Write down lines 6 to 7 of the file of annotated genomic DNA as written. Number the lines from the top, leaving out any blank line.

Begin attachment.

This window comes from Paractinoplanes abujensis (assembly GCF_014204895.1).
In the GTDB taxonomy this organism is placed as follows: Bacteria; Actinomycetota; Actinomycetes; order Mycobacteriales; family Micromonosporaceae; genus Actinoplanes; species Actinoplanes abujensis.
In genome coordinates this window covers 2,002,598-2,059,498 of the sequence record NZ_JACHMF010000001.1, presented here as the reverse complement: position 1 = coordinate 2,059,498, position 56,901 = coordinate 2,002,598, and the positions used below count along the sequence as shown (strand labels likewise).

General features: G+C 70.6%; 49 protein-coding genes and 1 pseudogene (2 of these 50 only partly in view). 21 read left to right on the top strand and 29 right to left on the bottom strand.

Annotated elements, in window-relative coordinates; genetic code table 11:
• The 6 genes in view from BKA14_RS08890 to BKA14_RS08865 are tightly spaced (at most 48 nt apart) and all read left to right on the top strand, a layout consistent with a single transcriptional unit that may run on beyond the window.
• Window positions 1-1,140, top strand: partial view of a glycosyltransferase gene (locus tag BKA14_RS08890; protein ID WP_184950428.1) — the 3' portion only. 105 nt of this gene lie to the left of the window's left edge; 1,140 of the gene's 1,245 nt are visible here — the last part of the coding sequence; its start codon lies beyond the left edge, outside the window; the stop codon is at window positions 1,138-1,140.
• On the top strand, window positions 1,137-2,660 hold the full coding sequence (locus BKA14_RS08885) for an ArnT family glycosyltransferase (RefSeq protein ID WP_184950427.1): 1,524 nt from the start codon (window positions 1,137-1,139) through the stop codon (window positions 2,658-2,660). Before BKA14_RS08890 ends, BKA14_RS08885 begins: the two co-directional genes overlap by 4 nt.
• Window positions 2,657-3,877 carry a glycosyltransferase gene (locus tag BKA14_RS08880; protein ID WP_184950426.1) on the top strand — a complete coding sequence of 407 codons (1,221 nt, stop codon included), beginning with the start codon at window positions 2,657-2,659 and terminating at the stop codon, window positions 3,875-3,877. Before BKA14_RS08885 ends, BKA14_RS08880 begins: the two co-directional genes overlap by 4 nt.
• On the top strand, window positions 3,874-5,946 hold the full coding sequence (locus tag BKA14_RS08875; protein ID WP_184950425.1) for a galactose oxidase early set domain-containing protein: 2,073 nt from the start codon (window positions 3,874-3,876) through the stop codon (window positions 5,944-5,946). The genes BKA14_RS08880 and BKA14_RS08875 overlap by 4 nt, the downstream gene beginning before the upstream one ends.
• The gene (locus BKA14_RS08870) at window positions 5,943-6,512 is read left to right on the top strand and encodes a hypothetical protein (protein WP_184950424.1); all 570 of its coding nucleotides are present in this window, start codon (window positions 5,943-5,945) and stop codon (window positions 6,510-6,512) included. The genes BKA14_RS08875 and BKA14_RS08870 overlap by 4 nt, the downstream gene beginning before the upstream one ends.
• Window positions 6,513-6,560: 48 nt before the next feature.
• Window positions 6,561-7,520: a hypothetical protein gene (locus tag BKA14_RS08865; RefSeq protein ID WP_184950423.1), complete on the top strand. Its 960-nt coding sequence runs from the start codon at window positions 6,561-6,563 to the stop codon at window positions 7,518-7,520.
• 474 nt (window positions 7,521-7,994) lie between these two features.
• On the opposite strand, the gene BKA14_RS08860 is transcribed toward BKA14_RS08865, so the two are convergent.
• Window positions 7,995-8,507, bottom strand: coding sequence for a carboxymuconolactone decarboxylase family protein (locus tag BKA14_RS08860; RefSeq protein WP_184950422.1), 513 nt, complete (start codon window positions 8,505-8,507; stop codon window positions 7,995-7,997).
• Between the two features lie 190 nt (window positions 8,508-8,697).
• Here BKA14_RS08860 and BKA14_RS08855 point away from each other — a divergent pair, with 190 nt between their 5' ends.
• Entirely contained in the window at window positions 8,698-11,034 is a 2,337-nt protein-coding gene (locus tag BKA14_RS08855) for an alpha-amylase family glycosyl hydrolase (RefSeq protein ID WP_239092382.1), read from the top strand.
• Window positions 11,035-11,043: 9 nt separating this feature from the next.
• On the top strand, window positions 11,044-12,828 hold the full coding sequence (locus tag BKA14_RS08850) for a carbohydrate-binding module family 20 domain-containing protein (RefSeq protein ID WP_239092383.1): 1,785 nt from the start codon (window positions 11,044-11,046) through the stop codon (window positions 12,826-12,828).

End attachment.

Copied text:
• The 6 genes in view from BKA14_RS08890 to BKA14_RS08865 are tightly spaced (at most 48 nt apart) and all read left to right on the top strand, a layout consistent with a single transcriptional unit that may run on beyond the window.
• Window positions 1-1,140, top strand: partial view of a glycosyltransferase gene (locus tag BKA14_RS08890; protein ID WP_184950428.1) — the 3' portion only. 105 nt of this gene lie to the left of the window's left edge; 1,140 of the gene's 1,245 nt are visible here — the last part of the coding sequence; its start codon lies beyond the left edge, outside the window; the stop codon is at window positions 1,138-1,140.